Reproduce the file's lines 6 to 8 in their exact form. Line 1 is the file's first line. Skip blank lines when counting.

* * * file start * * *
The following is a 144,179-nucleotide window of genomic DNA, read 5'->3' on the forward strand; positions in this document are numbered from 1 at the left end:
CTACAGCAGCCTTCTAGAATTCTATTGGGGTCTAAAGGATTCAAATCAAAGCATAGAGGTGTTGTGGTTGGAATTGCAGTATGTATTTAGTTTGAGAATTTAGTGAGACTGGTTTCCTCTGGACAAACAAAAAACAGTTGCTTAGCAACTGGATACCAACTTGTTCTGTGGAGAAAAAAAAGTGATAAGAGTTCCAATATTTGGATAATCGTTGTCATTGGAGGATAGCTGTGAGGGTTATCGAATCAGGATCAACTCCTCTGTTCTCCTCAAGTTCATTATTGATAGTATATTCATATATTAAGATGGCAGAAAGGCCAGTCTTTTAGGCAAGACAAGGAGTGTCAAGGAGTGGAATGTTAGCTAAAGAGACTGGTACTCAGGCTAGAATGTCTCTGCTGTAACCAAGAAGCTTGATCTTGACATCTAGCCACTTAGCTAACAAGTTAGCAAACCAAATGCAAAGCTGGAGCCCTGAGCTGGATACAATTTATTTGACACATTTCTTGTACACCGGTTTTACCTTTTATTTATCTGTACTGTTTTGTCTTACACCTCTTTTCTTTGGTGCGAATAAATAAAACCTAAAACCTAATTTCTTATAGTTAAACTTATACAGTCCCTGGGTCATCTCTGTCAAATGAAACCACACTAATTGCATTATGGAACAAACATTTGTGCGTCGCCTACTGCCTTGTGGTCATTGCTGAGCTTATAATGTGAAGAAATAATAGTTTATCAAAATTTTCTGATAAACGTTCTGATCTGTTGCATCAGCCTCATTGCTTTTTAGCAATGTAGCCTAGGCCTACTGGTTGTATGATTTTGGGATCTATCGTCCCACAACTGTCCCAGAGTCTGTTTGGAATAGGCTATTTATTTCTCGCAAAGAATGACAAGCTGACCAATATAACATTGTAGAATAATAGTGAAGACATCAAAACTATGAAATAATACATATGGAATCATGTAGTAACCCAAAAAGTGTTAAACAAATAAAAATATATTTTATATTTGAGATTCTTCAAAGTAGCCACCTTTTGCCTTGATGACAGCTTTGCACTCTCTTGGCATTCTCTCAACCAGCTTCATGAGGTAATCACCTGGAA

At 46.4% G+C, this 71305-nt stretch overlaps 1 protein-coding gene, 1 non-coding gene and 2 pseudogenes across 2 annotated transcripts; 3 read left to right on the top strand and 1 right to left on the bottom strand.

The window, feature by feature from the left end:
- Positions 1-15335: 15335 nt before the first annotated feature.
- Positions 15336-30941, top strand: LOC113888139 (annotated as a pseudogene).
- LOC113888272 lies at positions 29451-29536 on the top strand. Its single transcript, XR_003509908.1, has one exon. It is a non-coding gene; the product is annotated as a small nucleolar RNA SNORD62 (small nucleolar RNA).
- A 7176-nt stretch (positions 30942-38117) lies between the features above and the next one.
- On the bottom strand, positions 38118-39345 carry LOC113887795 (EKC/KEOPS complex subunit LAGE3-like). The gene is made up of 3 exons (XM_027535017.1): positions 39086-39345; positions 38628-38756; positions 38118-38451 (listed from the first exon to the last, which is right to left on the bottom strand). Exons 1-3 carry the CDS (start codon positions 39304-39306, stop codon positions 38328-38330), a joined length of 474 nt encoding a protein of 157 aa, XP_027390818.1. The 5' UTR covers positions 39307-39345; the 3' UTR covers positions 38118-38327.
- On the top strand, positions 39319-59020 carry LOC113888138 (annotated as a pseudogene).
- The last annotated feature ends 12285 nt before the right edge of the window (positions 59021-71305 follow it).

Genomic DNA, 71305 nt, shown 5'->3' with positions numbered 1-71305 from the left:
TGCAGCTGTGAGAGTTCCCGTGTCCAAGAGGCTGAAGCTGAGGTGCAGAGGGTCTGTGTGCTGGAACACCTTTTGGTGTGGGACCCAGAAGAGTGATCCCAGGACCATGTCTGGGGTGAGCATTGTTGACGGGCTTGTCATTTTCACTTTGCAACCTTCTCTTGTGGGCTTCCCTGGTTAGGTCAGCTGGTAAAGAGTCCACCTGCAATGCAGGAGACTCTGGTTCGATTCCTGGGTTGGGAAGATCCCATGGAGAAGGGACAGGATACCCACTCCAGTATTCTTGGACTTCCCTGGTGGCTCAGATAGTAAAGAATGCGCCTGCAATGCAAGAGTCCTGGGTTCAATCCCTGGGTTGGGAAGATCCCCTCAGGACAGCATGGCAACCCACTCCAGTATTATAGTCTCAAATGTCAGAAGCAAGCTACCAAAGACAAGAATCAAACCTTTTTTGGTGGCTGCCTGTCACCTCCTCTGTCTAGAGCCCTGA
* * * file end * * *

- Positions 15336-30941, top strand: LOC113888139 (annotated as a pseudogene).
- LOC113888272 lies at positions 29451-29536 on the top strand. Its single transcript, XR_003509908.1, has one exon. It is a non-coding gene; the product is annotated as a small nucleolar RNA SNORD62 (small nucleolar RNA).
- A 7176-nt stretch (positions 30942-38117) lies between the features above and the next one.